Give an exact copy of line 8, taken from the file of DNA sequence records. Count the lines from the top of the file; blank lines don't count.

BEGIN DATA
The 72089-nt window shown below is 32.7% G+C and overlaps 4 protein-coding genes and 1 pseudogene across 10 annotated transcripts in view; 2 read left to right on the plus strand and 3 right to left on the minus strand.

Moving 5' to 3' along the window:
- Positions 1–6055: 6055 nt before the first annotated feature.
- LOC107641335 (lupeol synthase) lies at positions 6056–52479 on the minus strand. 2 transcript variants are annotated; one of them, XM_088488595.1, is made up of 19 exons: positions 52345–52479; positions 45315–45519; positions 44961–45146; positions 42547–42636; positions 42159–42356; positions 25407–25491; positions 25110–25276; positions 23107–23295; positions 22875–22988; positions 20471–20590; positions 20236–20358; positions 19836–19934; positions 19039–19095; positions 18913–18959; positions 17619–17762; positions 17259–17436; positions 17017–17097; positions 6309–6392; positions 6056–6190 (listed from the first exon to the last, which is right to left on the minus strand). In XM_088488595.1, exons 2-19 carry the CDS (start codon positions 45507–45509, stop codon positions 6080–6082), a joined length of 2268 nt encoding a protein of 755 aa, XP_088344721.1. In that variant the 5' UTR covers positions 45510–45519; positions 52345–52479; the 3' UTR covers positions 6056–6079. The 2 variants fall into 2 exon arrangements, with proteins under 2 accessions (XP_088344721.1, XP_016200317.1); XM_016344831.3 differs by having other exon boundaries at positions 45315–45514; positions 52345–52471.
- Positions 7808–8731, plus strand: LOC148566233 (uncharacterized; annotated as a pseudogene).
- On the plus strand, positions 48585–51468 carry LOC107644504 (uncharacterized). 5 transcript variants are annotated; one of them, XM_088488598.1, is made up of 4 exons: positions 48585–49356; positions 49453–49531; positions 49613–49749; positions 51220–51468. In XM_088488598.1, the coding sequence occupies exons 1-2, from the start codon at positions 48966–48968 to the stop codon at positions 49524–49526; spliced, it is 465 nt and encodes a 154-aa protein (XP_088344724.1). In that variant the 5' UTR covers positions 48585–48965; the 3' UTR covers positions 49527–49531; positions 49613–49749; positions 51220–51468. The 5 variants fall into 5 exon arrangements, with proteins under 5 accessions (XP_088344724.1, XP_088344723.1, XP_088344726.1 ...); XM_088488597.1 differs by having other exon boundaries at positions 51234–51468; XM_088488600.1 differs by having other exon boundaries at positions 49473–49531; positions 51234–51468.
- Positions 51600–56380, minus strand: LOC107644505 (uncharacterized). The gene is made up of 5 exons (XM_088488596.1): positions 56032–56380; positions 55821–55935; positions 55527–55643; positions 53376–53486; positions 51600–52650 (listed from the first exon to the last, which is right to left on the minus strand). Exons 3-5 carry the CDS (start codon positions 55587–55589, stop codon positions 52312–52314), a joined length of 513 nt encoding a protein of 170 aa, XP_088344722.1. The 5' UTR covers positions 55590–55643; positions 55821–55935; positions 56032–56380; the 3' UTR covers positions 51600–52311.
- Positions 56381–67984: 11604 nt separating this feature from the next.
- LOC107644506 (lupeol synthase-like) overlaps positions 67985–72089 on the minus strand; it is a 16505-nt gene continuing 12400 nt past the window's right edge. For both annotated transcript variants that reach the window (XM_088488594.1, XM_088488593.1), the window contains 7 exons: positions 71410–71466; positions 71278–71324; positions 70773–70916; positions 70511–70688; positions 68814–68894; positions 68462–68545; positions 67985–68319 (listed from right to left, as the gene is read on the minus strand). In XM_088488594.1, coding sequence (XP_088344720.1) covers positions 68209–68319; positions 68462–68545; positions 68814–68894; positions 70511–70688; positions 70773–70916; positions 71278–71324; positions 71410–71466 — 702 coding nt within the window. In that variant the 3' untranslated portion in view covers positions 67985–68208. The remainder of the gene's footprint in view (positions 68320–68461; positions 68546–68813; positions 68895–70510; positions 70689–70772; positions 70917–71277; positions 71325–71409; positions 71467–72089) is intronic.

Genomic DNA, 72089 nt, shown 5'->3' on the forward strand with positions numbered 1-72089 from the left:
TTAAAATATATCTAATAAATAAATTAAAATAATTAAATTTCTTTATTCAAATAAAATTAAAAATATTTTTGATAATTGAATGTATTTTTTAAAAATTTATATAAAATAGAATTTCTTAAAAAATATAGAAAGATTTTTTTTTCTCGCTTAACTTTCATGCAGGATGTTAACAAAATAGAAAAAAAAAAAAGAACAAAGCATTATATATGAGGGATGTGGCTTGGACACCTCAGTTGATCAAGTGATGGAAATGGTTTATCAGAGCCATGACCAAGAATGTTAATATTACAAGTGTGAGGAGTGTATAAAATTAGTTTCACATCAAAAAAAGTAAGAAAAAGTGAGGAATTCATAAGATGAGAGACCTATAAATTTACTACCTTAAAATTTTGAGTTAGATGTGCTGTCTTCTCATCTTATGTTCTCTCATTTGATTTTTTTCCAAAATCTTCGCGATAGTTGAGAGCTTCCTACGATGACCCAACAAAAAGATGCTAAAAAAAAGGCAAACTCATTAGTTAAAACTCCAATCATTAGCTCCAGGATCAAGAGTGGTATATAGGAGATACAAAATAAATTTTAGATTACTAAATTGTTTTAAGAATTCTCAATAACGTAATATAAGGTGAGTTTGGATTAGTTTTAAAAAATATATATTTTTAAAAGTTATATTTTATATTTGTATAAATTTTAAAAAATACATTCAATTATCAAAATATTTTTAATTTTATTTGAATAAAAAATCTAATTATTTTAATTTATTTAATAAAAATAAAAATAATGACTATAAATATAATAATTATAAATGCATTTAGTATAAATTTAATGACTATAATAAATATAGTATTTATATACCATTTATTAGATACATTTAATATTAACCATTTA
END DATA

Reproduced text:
- Positions 56381–67984: 11604 nt separating this feature from the next.